Category Archives: Writing

Magical Shifters Unite!

Magical Shifters

A readers’ club for fans of the Shifty Magic world and New Adult Urban Fantasy

What’s that about?

Magical Shifters are readers who love urban fantasy and particularly the world of Addison Kittner from the Shifty Magic series. We share books we’re loving, help with any pressing Shifty Magic book questions (which title? how about this name?), are the first to see new covers and to know when a book is coming. Members of my readers’ group also get the opportunity to be Beta Readers, which means they read the newest book for free and give feedback. Yay! Plus we have a lot of fun.

If you want in, email me at judyteel@judyteel.com or send a request through Facebook and I’ll send you an invite!

Get Centered for Monday…

Just got back from a wonderful few days at Lake Lure with my sweetie. Lots of relaxing of course, but also came away with a new career (and life) philosophy. Hope it helps center you too, as you start a new week.

Happy Monday!

Staying Centered

Character Traits List

thinkingStruggling with creating dynamic and complex characters that jump off the page?

For a comprehensive list of characters traits and how to use them, see my new Character Traits List under Learning the Trade.

Happy writing!

 

Kick Writer’s Block to the Curb!

(21) Kick it!I once heard that the biggest cause of writer’s block is the fear that our work will be judged. I have to agree with that.

In other words—writer’s block is the fear of being wrong.

Why we get writer’s block—

We writers are interesting people. We vacillate between two camps:

 Ego <–> Insecurities

First, it’s important to know that ego is not a bad word! A balanced ego gives you self-confidence, a personality, and helps you maintain boundaries. It also inspires you to write. The belief that you can create something wonderful and share it with the world comes from that place of ego and drives you forward toward your goal. That’s a good thing!

And the insecurities? Well, that’s where the fear of being wrong comes in, which is essentially the fear that we won’t be loved and accepted. Like ego, insecurities are very important. They keep the ego in check, motivate you to function as part of a group (family, work, society) and they’re an intrinsic part of your wonderful,  artistic nature. I’ve never known an artist, musician, actor or writer that didn’t have them.

The roller coaster of writing—

Like it or not, these two traits are part of you. And they’re in a constant state of war with each other. Ego says, “You’re great! The world will love your novel! Readers will adore your protagonist! They’ll laugh. They’ll cry. You have to write it now!”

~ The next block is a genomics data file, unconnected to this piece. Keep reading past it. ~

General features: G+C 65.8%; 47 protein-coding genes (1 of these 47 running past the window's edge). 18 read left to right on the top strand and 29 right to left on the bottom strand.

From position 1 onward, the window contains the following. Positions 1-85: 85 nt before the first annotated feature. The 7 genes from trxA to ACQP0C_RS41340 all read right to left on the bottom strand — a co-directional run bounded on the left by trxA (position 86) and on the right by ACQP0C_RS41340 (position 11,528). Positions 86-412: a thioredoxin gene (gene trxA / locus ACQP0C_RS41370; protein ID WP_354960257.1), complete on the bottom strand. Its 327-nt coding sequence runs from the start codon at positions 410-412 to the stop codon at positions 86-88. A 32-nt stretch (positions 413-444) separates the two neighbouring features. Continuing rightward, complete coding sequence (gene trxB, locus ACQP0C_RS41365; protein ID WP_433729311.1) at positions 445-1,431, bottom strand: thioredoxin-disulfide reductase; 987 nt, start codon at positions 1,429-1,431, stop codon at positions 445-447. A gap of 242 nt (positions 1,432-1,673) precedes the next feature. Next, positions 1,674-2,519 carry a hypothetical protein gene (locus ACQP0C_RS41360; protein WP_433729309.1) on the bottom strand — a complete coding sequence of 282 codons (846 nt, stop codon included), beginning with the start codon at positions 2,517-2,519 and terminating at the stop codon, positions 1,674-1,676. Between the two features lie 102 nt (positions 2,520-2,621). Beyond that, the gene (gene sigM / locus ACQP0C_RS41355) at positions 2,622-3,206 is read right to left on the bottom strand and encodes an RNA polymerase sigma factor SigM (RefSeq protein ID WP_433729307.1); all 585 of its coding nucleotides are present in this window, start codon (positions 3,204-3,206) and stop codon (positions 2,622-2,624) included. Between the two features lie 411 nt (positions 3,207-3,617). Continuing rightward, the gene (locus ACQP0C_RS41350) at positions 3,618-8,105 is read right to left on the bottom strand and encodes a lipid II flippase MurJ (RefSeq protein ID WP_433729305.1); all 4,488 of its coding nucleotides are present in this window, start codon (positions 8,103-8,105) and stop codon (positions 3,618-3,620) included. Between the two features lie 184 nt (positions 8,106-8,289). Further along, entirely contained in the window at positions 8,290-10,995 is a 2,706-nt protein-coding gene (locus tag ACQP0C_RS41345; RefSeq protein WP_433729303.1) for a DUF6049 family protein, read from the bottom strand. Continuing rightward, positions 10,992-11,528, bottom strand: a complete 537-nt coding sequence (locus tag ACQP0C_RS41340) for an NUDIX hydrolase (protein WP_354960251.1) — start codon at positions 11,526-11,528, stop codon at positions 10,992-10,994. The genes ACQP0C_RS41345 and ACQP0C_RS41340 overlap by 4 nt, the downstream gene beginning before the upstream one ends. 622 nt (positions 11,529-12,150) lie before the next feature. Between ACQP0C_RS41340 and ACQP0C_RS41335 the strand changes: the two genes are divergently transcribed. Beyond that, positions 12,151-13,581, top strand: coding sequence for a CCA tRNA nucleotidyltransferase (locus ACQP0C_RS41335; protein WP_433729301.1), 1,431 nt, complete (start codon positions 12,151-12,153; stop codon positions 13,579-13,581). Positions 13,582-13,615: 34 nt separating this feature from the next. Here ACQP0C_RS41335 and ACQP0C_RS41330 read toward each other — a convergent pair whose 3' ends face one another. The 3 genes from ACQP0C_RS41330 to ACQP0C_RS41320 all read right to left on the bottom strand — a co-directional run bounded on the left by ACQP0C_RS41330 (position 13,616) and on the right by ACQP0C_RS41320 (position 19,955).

And the creative juices flow.

Then Insecurity screams, “What the heck are you thinking? You stink! There was a mistake on page two for crying out loud. Only a moron would make a simple mistake like that. And you call yourself a novelist. You couldn’t write yourself out of a paper bag!”

Ouch.

Kicking Writer’s Block

For me, overcoming writer’s block means giving the insecurities nothing to worry about and the ego something to do. I approach this in a very simple way.

Have a clear idea of your characters—

Create a simple character sheet for each of your main characters. In addition to the usual information of name, age, gender, and description, your cheat sheet should include:

  • dominant personal philosophy
  • education and career
  • three to four personality traits (and no more)
  • goals in the story
  • motivation for those goals
  • internal conflicts
  • external conflicts

Have a solidly constructed plot—

You wouldn’t take a trip without knowing where you’re going, would you? Write your novel using a similar philosophy. Know where you’re going and then work backwards to find out how you got there.

(22) Story Plot InclineIt’s a wild way to look at writing, but it works. As I outline in “Streamline Your Writing: Know What Happens Next”, the most efficient way to create a novel is to plot backwards.

Start with the big problem your characters have to solve. From there, fill in the main plot points. They’re listed below in reverse order:

  • The event that solves the big problem
  • The moment when all seems lost
  • The event that changes everything
  • The event that launches the protagonist irreversibly into the problem
  • The event that starts the problem (and the story) off with a bang

With a well laid plan, both the ego and the insecurities will be satisfied. The ego sees that it really does have a kick butt story to sink its teeth into, and the insecurities can relax, knowing that everything is under control.

Hardworking writer

Goodbye writer’s block!

Hello writing!

Comment below and tell me how you stay in the grove when you’re writing.

I love new ideas that make writing easier. Please share yours below!